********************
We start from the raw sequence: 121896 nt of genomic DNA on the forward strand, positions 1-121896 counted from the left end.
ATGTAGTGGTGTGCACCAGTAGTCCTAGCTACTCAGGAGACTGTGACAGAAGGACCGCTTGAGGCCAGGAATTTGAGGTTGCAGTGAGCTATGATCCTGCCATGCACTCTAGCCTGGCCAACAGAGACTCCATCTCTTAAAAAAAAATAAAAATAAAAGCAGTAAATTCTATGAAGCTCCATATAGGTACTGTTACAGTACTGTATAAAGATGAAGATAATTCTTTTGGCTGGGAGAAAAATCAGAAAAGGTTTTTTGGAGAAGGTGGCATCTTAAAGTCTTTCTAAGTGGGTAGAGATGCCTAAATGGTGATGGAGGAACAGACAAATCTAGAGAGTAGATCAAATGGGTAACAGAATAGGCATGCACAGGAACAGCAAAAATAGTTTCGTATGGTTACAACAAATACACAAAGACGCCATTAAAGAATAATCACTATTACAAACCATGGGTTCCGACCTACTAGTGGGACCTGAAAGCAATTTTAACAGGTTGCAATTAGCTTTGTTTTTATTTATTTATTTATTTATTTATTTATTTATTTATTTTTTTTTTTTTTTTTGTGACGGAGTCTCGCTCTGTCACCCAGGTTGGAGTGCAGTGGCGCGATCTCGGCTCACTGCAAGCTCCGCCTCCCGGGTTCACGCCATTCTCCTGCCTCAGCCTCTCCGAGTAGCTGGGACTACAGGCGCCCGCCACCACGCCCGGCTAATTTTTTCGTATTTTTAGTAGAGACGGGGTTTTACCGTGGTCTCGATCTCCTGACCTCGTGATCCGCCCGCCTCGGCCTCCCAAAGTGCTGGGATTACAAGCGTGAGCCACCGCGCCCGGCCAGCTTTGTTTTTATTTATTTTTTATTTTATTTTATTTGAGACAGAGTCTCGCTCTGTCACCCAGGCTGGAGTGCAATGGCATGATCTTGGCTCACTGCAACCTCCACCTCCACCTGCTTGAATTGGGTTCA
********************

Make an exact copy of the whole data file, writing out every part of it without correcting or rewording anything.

We start from the raw sequence: 121896 nt of genomic DNA on the forward strand, positions 1-121896 counted from the left end.
ATGTAGTGGTGTGCACCAGTAGTCCTAGCTACTCAGGAGACTGTGACAGAAGGACCGCTTGAGGCCAGGAATTTGAGGTTGCAGTGAGCTATGATCCTGCCATGCACTCTAGCCTGGCCAACAGAGACTCCATCTCTTAAAAAAAAATAAAAATAAAAGCAGTAAATTCTATGAAGCTCCATATAGGTACTGTTACAGTACTGTATAAAGATGAAGATAATTCTTTTGGCTGGGAGAAAAATCAGAAAAGGTTTTTTGGAGAAGGTGGCATCTTAAAGTCTTTCTAAGTGGGTAGAGATGCCTAAATGGTGATGGAGGAACAGACAAATCTAGAGAGTAGATCAAATGGGTAACAGAATAGGCATGCACAGGAACAGCAAAAATAGTTTCGTATGGTTACAACAAATACACAAAGACGCCATTAAAGAATAATCACTATTACAAACCATGGGTTCCGACCTACTAGTGGGACCTGAAAGCAATTTTAACAGGTTGCAATTAGCTTTGTTTTTATTTATTTATTTATTTATTTATTTATTTATTTATTTTTTTTTTTTTTTTTGTGACGGAGTCTCGCTCTGTCACCCAGGTTGGAGTGCAGTGGCGCGATCTCGGCTCACTGCAAGCTCCGCCTCCCGGGTTCACGCCATTCTCCTGCCTCAGCCTCTCCGAGTAGCTGGGACTACAGGCGCCCGCCACCACGCCCGGCTAATTTTTTCGTATTTTTAGTAGAGACGGGGTTTTACCGTGGTCTCGATCTCCTGACCTCGTGATCCGCCCGCCTCGGCCTCCCAAAGTGCTGGGATTACAAGCGTGAGCCACCGCGCCCGGCCAGCTTTGTTTTTATTTATTTTTTATTTTATTTTATTTGAGACAGAGTCTCGCTCTGTCACCCAGGCTGGAGTGCAATGGCATGATCTTGGCTCACTGCAACCTCCACCTCCACCTGCTTGAATTGGGTTCA